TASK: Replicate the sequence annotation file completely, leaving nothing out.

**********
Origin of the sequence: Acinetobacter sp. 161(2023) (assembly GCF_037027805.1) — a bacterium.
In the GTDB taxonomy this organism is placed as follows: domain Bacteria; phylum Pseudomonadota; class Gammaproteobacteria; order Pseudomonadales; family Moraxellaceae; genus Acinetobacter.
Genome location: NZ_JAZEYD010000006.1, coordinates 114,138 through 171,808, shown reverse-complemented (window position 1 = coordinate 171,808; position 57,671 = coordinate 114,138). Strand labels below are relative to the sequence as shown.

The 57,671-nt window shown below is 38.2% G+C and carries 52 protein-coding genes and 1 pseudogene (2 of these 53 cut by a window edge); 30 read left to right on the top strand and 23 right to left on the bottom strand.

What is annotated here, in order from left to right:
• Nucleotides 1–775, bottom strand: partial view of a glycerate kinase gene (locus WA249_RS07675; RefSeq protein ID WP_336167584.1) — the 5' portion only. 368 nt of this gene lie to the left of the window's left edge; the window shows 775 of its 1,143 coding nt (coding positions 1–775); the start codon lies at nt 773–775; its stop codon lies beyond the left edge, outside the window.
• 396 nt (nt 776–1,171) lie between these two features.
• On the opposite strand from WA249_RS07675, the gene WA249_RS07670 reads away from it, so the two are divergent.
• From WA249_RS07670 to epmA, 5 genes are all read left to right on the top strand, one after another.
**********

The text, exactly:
Origin of the sequence: Acinetobacter sp. 161(2023) (assembly GCF_037027805.1) — a bacterium.
In the GTDB taxonomy this organism is placed as follows: domain Bacteria; phylum Pseudomonadota; class Gammaproteobacteria; order Pseudomonadales; family Moraxellaceae; genus Acinetobacter.
Genome location: NZ_JAZEYD010000006.1, coordinates 114,138 through 171,808, shown reverse-complemented (window position 1 = coordinate 171,808; position 57,671 = coordinate 114,138). Strand labels below are relative to the sequence as shown.

The 57,671-nt window shown below is 38.2% G+C and carries 52 protein-coding genes and 1 pseudogene (2 of these 53 cut by a window edge); 30 read left to right on the top strand and 23 right to left on the bottom strand.

What is annotated here, in order from left to right:
• Nucleotides 1–775, bottom strand: partial view of a glycerate kinase gene (locus WA249_RS07675; RefSeq protein ID WP_336167584.1) — the 5' portion only. 368 nt of this gene lie to the left of the window's left edge; the window shows 775 of its 1,143 coding nt (coding positions 1–775); the start codon lies at nt 773–775; its stop codon lies beyond the left edge, outside the window.
• 396 nt (nt 776–1,171) lie between these two features.
• On the opposite strand from WA249_RS07675, the gene WA249_RS07670 reads away from it, so the two are divergent.
• From WA249_RS07670 to epmA, 5 genes are all read left to right on the top strand, one after another.